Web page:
An odd and decidedly unfishy smell assails the nose of the unsuspecting visitor to the Alaska Glacier Seafoods plant in Auke Bay in late fall.
Call it essence of sea cucumber.
For the uninitiated, the slimy, pudgy sea cucumber may not seem like an appetizing form of seafood.
But sea cucumbers - actually animals - are eaten for subsistence in Alaska and they are a prized delicacy in Asia.
Juneau resident Kristin Cieciel, who studied sea cucumbers for her master's thesis, just cooked one up last week.
"I sautéed it in butter. It's good," said Cieciel, a researcher at the National Marine Fisheries Service's Auke Bay Lab.
About three days a week, from October to December, about 30 workers at the Auke Bay seafood plant scramble to turn boatloads of giant red sea cucumbers into frozen product that is sent on barges to the Lower 48.
Alaska Glacier Seafoods is the only sea cucumber processor north of Sitka in the Panhandle. Its workers will likely process about 150,000-plus pounds of raw sea cucumbers harvested by Southeast Alaska divers this winter, says plant co-owner Mike Erickson.
Divers and plant workers put the cukes through what, by weight, may be one of the more labor-intensive fisheries in the Panhandle.
On a good day, a diver can collect about $3,000 worth of sea cucumbers from the ocean floor, Haines diver Norm Hughes said.
"You have to pick them up by hand," Hughes explained.
Like their vegetable namesakes, sea cucumbers retain a lot of water. Divers "poke" them with razors in order to drain them. Live specimens can easily contain 3 to 4 pounds of water, Erickson said.
The plant's employees then work long hours - up to 16-hour days - to turn those cukes into food.
About 58 percent of the weight entering the Auke Bay plant makes it out as food products, Erickson said.
The plant produces large boxes of dried sea cucumber skins and vacuum bags of meat.
The rest of the cukes - intestines, gonads, etc. - are discarded.
Erickson got into the sea cucumber business about four years ago. Some local divers had approached his company about buying sea cucumbers, he said.
Most of the other plants that buy sea cucumbers from divers were far away, in Ketchikan and Sitka.
Since Erickson began experimenting with sea cucumbers, he has expanded his operation and is now unleashing a steady stream on Asian markets, both abroad and along the U.S. East Coast.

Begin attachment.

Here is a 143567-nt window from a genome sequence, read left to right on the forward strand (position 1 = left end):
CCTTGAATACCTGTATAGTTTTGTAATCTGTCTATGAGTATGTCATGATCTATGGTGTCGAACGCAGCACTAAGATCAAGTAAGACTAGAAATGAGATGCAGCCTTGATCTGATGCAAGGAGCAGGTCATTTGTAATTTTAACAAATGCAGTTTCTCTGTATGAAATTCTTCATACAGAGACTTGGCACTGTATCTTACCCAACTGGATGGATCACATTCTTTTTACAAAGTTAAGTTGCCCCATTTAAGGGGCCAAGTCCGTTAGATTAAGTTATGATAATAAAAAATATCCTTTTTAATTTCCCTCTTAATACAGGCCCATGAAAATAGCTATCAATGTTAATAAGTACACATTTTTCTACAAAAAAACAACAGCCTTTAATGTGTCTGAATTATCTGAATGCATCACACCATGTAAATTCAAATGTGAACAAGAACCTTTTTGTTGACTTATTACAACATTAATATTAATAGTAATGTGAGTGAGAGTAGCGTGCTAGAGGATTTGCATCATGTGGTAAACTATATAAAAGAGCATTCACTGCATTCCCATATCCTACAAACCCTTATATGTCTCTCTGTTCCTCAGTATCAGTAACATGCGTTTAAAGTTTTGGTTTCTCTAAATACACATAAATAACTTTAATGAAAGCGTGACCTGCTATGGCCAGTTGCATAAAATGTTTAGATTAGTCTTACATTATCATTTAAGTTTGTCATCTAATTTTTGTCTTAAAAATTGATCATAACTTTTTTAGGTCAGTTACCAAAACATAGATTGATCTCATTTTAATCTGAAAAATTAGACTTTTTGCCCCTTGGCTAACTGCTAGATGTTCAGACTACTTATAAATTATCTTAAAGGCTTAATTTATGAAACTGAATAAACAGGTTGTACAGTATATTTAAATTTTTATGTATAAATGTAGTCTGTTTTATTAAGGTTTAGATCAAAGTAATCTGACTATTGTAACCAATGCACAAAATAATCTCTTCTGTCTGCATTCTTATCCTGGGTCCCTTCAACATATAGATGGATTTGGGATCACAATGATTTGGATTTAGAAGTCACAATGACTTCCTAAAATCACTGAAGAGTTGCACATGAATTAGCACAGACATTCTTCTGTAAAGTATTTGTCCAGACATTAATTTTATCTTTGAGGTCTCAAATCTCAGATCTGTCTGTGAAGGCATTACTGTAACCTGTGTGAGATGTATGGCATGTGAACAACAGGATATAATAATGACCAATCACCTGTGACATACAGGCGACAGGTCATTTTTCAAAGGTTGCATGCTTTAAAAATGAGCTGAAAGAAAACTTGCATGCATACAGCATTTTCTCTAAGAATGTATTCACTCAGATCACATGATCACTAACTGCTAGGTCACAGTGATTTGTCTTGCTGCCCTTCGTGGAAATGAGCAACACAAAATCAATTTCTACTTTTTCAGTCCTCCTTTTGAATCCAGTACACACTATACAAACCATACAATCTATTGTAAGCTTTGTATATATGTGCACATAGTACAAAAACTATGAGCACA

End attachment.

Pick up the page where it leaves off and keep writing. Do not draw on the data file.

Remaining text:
Having the product line creates worker income at a slow time of year in Southeast Alaska fisheries, Erickson said.
The sea cucumber fishery has had its ups and downs, but by comparison, it is producing more profit than Southeast Alaska's king crab fishery, Erickson said.
The cukes are selling for about $2 per pound this year, about 20 cents less than last year. Generally, the price for Southeast Alaska cukes has inched up since 1996, when they were about $1.30 per pound.
A recent visit to the Auke Bay seafood operation revealed workers slitting open the wet, slippery sea cucumbers and hanging them on boards. They used metal spatulas to scrape out light pink, seemingly odorless meat.
"It tastes like clams," Hughes said. Others compare it to calamari.
On Thursday, workers stood around a large table, cutting and sorting the meat into higher and lower grades.
The multicolored cuke skins were lowered into two large boilers in another room - the source of the plant's mysterious odor.
Ernest Guldin, head chef, cooks the skins for about an hour and salts them for a week to try to take out as much moisture as possible.
The skins turn an indeterminate dark color and shrink to about half their size. They are mainly used in soup, or for medicinal purposes, Guldin said.
Guldin has invented his own cuke recipe. He made soup out of the broth he creates by boiling the skins. "It was pretty good," he said.
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